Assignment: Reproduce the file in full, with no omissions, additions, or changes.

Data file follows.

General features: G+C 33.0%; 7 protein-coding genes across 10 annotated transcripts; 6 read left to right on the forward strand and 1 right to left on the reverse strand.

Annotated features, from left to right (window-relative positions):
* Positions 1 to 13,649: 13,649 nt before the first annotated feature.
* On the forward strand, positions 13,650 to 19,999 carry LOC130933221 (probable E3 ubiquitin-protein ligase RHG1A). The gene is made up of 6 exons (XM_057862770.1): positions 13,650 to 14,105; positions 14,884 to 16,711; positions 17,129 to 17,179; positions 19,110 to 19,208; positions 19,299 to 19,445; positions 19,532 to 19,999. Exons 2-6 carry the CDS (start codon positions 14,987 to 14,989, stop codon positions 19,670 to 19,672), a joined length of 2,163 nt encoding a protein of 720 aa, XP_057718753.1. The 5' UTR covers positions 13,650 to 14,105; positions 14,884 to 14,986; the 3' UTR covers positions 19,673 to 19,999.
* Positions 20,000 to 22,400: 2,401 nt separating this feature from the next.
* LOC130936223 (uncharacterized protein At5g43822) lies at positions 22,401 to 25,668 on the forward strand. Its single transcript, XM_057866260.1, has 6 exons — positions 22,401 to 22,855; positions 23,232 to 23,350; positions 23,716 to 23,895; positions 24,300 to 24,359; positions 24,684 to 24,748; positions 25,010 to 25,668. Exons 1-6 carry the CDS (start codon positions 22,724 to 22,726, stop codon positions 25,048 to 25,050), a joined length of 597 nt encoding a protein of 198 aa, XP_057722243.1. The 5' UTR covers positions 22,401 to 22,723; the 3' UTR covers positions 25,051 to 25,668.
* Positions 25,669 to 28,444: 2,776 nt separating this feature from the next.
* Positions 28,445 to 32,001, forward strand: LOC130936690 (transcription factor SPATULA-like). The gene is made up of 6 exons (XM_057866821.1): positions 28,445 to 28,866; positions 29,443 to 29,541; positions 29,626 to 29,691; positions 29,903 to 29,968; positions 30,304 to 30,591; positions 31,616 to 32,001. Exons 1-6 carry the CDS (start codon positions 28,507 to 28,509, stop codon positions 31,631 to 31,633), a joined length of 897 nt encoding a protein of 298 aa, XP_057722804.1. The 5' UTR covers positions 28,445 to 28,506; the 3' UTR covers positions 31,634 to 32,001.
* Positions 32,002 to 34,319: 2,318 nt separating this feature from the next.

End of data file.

General features: G+C 33.0%; 7 protein-coding genes across 10 annotated transcripts; 6 read left to right on the forward strand and 1 right to left on the reverse strand.

Annotated features, from left to right (window-relative positions):
* Positions 1 to 13,649: 13,649 nt before the first annotated feature.
* On the forward strand, positions 13,650 to 19,999 carry LOC130933221 (probable E3 ubiquitin-protein ligase RHG1A). The gene is made up of 6 exons (XM_057862770.1): positions 13,650 to 14,105; positions 14,884 to 16,711; positions 17,129 to 17,179; positions 19,110 to 19,208; positions 19,299 to 19,445; positions 19,532 to 19,999. Exons 2-6 carry the CDS (start codon positions 14,987 to 14,989, stop codon positions 19,670 to 19,672), a joined length of 2,163 nt encoding a protein of 720 aa, XP_057718753.1. The 5' UTR covers positions 13,650 to 14,105; positions 14,884 to 14,986; the 3' UTR covers positions 19,673 to 19,999.
* Positions 20,000 to 22,400: 2,401 nt separating this feature from the next.
* LOC130936223 (uncharacterized protein At5g43822) lies at positions 22,401 to 25,668 on the forward strand. Its single transcript, XM_057866260.1, has 6 exons — positions 22,401 to 22,855; positions 23,232 to 23,350; positions 23,716 to 23,895; positions 24,300 to 24,359; positions 24,684 to 24,748; positions 25,010 to 25,668. Exons 1-6 carry the CDS (start codon positions 22,724 to 22,726, stop codon positions 25,048 to 25,050), a joined length of 597 nt encoding a protein of 198 aa, XP_057722243.1. The 5' UTR covers positions 22,401 to 22,723; the 3' UTR covers positions 25,051 to 25,668.
* Positions 25,669 to 28,444: 2,776 nt separating this feature from the next.
* Positions 28,445 to 32,001, forward strand: LOC130936690 (transcription factor SPATULA-like). The gene is made up of 6 exons (XM_057866821.1): positions 28,445 to 28,866; positions 29,443 to 29,541; positions 29,626 to 29,691; positions 29,903 to 29,968; positions 30,304 to 30,591; positions 31,616 to 32,001. Exons 1-6 carry the CDS (start codon positions 28,507 to 28,509, stop codon positions 31,631 to 31,633), a joined length of 897 nt encoding a protein of 298 aa, XP_057722804.1. The 5' UTR covers positions 28,445 to 28,506; the 3' UTR covers positions 31,634 to 32,001.
* Positions 32,002 to 34,319: 2,318 nt separating this feature from the next.